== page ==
I saw this image on Facebook.

I didn’t know there were new pieces. I don’t remember when I played Monopoly last, but when I did play, these were still the pieces. Are there new pieces now?

Whenever I played in the past, I was the thimble. Why? I don’t know. There must be some psychology of why people choose certain pieces. I suppose the car is the most common, if I had to guess.

I don’t sew. I am not domestic, so I don’t know why I always choose the thimble.

My first memories of Monopoly was when I was quite young. My friends used to play with their father outside in the summer. They never invited me to play, I just watched. I do remember a D-cell battery that they used as one of the pieces. I guess they lost pieces and they used that. So in my mind, the regular size D-cell battery is a game piece.

But as I look at the image here, I can sort of feel each piece in my hand. I guess I touched all of them, so it’s so clear in my mind what they feel like.

What piece is your favorite?

Digital art taking vs pen and ink

Artist Tom Richmond, who you may know from Mad Magazine, and many other places, has a great blog post about original cartoon art, “Is Digital Killing Original Art?”

Well for one thing, digital art is original art, but of course Tom is referring to actual pen and paper art.

There are still many artists who prefer to use pen and ink, rather than draw digitally and it makes the original art even more valuable in the long run. But of course, most of the art these days, I daresay, is digital.

When I see original cartoon art at ComicCons, some very old, I often think, “Is this the last of it?” But I’m sure lots will show up over time, afterall, cartoonists had 365 drawings a year, so that is a lot of work over many years’ time.

I don’t remember when I went from pen and ink to digital, but I don’t think I will ever go back to pen and ink, digital is just so easy to work with, it makes the work go faster and the end results are basically the same – except for not having original art.

I remember when digital cameras firts came out, I couldn’t wrap my head arount the idea of not having film. “How can you not have film?” I thought. “What if I need copies of the images?”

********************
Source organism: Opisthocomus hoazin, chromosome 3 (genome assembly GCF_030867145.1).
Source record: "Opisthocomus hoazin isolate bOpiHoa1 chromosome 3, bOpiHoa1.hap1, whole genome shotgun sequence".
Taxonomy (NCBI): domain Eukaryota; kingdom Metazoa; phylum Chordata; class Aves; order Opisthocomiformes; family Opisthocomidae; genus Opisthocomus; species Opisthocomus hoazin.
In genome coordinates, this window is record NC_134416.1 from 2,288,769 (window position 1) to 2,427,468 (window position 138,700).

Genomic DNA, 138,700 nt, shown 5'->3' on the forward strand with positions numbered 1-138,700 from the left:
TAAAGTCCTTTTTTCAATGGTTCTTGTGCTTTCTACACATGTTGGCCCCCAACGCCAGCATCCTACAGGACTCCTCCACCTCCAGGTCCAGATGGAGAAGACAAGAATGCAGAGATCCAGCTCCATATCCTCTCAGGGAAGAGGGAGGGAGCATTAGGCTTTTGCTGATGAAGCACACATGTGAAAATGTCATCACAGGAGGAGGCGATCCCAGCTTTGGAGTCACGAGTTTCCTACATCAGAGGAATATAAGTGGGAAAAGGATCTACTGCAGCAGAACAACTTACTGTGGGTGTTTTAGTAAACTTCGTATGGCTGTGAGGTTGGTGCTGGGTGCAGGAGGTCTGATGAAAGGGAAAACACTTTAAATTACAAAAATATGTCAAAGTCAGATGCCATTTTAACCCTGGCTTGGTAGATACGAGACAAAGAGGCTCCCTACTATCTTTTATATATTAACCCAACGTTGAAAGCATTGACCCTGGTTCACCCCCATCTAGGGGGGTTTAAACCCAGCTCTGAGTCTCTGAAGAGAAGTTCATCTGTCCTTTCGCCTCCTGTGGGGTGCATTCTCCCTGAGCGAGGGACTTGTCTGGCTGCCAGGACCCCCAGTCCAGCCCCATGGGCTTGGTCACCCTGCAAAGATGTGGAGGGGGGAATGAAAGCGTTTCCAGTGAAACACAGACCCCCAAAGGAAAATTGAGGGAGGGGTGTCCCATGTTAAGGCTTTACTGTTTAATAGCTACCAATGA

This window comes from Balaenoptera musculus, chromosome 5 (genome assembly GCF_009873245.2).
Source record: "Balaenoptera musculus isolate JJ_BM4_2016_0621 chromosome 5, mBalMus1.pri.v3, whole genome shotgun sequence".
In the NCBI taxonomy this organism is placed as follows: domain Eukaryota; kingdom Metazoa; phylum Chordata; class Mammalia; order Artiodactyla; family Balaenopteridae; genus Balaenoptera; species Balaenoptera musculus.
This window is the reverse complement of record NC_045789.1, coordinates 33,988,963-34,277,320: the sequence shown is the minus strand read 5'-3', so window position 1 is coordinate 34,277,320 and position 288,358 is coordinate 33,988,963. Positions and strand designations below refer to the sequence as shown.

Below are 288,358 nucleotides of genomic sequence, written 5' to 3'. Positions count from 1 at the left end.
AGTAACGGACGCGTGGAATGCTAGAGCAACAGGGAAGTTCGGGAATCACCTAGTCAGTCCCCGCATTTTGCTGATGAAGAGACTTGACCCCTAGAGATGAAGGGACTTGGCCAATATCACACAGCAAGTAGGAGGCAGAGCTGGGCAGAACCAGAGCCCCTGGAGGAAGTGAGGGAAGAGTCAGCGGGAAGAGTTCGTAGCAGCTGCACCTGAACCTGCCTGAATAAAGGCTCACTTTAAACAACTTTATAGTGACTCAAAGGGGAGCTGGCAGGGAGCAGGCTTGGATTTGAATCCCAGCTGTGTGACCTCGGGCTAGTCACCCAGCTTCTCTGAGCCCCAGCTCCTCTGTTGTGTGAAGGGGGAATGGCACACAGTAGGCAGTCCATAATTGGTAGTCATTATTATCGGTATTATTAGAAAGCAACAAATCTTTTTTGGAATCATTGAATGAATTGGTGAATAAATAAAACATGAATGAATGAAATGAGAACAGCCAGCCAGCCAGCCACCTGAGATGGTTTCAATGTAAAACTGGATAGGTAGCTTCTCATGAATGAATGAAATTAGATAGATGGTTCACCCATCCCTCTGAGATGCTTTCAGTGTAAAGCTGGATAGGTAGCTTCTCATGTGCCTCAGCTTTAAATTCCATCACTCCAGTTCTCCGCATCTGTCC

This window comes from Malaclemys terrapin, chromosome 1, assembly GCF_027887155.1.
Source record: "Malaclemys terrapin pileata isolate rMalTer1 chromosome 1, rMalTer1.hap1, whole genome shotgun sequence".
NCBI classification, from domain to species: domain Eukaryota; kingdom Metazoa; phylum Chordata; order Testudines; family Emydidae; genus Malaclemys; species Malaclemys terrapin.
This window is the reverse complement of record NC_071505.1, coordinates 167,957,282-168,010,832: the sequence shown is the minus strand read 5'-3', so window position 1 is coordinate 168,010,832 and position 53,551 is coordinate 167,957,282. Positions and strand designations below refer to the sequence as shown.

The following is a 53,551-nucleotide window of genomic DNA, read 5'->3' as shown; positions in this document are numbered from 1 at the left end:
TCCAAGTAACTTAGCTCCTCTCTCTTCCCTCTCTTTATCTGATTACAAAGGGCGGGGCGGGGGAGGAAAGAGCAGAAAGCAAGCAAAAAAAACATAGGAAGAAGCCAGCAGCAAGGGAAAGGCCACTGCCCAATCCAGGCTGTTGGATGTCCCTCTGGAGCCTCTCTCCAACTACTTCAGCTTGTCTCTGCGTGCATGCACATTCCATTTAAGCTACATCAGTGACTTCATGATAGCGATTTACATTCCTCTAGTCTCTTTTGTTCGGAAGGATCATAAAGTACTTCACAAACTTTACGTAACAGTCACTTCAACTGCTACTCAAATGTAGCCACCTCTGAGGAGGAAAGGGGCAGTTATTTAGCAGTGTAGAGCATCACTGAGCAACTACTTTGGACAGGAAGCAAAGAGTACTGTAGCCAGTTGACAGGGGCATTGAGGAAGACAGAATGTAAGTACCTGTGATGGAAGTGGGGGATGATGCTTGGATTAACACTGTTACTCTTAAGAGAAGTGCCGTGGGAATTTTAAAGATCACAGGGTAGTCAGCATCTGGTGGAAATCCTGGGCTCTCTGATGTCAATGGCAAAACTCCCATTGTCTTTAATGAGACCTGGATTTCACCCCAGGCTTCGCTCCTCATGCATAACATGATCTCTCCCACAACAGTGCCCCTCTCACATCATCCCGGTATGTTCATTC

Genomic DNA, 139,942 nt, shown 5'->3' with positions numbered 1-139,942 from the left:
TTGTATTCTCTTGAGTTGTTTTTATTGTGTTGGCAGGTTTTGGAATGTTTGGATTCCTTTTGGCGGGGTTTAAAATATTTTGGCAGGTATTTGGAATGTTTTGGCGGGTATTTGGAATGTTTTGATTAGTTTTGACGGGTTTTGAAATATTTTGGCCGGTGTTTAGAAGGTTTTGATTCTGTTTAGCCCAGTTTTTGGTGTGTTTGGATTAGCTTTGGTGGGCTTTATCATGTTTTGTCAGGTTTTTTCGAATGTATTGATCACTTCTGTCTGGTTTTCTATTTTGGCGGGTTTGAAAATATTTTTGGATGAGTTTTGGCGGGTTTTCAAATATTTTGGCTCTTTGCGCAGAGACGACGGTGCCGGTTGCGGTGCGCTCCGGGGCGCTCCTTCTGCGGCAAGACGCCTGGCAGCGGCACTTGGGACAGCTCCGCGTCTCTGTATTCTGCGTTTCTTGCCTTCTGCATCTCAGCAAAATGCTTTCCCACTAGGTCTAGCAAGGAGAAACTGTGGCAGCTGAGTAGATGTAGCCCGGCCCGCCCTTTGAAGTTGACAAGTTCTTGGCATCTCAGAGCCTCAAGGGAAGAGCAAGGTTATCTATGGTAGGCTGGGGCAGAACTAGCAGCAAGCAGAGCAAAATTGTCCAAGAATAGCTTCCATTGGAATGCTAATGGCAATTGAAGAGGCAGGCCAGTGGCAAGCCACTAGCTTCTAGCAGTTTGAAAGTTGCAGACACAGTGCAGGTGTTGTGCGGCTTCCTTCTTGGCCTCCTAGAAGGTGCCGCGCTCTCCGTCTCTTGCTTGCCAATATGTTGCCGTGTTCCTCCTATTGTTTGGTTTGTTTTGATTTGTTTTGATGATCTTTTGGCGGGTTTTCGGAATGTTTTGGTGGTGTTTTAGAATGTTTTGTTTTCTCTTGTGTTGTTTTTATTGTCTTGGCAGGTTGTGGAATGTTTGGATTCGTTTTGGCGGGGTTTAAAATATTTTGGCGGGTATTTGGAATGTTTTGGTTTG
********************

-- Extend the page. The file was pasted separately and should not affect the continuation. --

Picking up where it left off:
To tell you the truth, in all my life, I don’t think I ever had copies of photos made after the first one was printed. Remember you used to get two prints of each one when they were developed?

Anyway, I took to digital drawing faster than I did to digital photography, which of course we all use daily now, taking pictures with our phones every few minutes. We all know what we ate these past few years, thanks to that.

But getting back to Tom Richmond, he says, “I really do find it sad that one of the major drawbacks of the rise of the computer as a tool for art is that less and less physical art is being created.”

Sad, but it reminds me of so many other things that are gone or almost gone – the sound of a typewriter bell, pay phones, handwriting, floppy disks, card catalogs, paper maps, landlines, and Mad Magazine, ironically, where many of us know Tom Richmond from.

One reason I like my old fashioned mechanic, who I mentioned the other day.

Art, food, music, friends and of course cucumber punch at Gifford Lane

Once a year, in our little village, we have what’s called the Gifford Lane Art Stroll – it’s about art, but it’s also about food, music and friends – it’s an old fashioned block party and it’s a place where everybody knows everybody else.

I took a Freebee over, it’s a little golf cart that drives people around town, and the driver told me, “The whole town is there!” And that’s the way it’s been for 21 years. It’s one of our favorite events of the year.

Money raised through the art, food and cucumber punch – the best part of the event, goes to two local charities.

My friend Dave and his wife Trina, who started the event so long ago, open their house to visitors. The green cucumber punch is ladled out in the kitchen and people stroll out back to their tropical back yard. It’s old Florida.

A funny thing is that Dave calls out to people as they obliviously walk by, “Thank you for coming! Take all the punch you want!” If I said it, that would be sarcastic, but he means it. And that’s part of the charm of the whole thing.

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The Porsche show

Went to a Porsche show in the City of South Miami today. A friend called and asked me to meet him there. As you know from my last post, I’m not really into cars, but it was a beautiful day and nice to walk around and hang out.

I didn’t stay long because when I texted my friend that I had arrived he texted back that he was at a local restaurant/bar with a couple of friends he ran into. I didn’t know them by their names (he mentioned the names in the text), so I wasn’t up to meeting new people. As I get older, the introverted side of me comes out more. It’s either that or I’m just not into making small talk. It’s not that I’m shy, I think I just don’t want to be bothered.

So I took a few pictures and came home.

It was quite an obstacle course getting out and getting home, the Miami Marathon was still going on from earlier in the morning and traffic was re-routed all different directions. You want to go north and they send you south.